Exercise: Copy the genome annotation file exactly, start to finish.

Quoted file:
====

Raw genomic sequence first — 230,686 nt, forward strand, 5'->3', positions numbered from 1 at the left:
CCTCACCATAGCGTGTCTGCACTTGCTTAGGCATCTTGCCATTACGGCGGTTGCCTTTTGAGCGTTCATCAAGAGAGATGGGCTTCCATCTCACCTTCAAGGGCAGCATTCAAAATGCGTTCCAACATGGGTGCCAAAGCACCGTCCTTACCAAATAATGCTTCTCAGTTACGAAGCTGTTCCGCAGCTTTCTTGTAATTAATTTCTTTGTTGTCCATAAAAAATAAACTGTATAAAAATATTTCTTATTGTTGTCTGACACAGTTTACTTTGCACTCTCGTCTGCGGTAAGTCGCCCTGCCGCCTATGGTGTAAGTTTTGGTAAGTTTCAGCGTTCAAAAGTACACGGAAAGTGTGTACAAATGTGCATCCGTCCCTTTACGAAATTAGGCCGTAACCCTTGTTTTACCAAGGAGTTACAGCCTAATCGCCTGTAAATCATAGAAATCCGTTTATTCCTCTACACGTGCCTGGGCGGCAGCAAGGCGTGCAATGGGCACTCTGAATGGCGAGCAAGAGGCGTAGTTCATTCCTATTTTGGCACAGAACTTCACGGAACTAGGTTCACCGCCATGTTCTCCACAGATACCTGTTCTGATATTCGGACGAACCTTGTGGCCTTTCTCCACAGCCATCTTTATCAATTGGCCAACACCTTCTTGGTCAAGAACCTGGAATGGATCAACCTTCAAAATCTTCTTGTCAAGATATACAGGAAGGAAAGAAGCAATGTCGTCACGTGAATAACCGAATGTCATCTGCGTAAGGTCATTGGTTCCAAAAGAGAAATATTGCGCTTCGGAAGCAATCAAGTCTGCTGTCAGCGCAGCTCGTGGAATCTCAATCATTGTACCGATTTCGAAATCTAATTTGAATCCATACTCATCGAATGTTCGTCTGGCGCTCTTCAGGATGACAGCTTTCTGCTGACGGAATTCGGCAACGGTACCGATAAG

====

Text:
Raw genomic sequence first — 230,686 nt, forward strand, 5'->3', positions numbered from 1 at the left:
CCTCACCATAGCGTGTCTGCACTTGCTTAGGCATCTTGCCATTACGGCGGTTGCCTTTTGAGCGTTCATCAAGAGAGATGGGCTTCCATCTCACCTTCAAGGGCAGCATTCAAAATGCGTTCCAACATGGGTGCCAAAGCACCGTCCTTACCAAATAATGCTTCTCAGTTACGAAGCTGTTCCGCAGCTTTCTTGTAATTAATTTCTTTGTTGTCCATAAAAAATAAACTGTATAAAAATATTTCTTATTGTTGTCTGACACAGTTTACTTTGCACTCTCGTCTGCGGTAAGTCGCCCTGCCGCCTATGGTGTAAGTTTTGGTAAGTTTCAGCGTTCAAAAGTACACGGAAAGTGTGTACAAATGTGCATCCGTCCCTTTACGAAATTAGGCCGTAACCCTTGTTTTACCAAGGAGTTACAGCCTAATCGCCTGTAAATCATAGAAATCCGTTTATTCCTCTACACGTGCCTGGGCGGCAGCAAGGCGTGCAATGGGCACTCTGAATGGCGAGCAAGAGGCGTAGTTCATTCCTATTTTGGCACAGAACTTCACGGAACTAGGTTCACCGCCATGTTCTCCACAGATACCTGTTCTGATATTCGGACGAACCTTGTGGCCTTTCTCCACAGCCATCTTTATCAATTGGCCAACACCTTCTTGGTCAAGAACCTGGAATGGATCAACCTTCAAAATCTTCTTGTCAAGATATACAGGAAGGAAAGAAGCAATGTCGTCACGTGAATAACCGAATGTCATCTGCGTAAGGTCATTGGTTCCAAAAGAGAAATATTGCGCTTCGGAAGCAATCAAGTCTGCTGTCAGCGCAGCTCGTGGAATCTCAATCATTGTACCGATTTCGAAATCTAATTTGAATCCATACTCATCGAATGTTCGTCTGGCGCTCTTCAGGATGACAGCTTTCTGCTGACGGAATTCGGCAACGGTACCGATAAG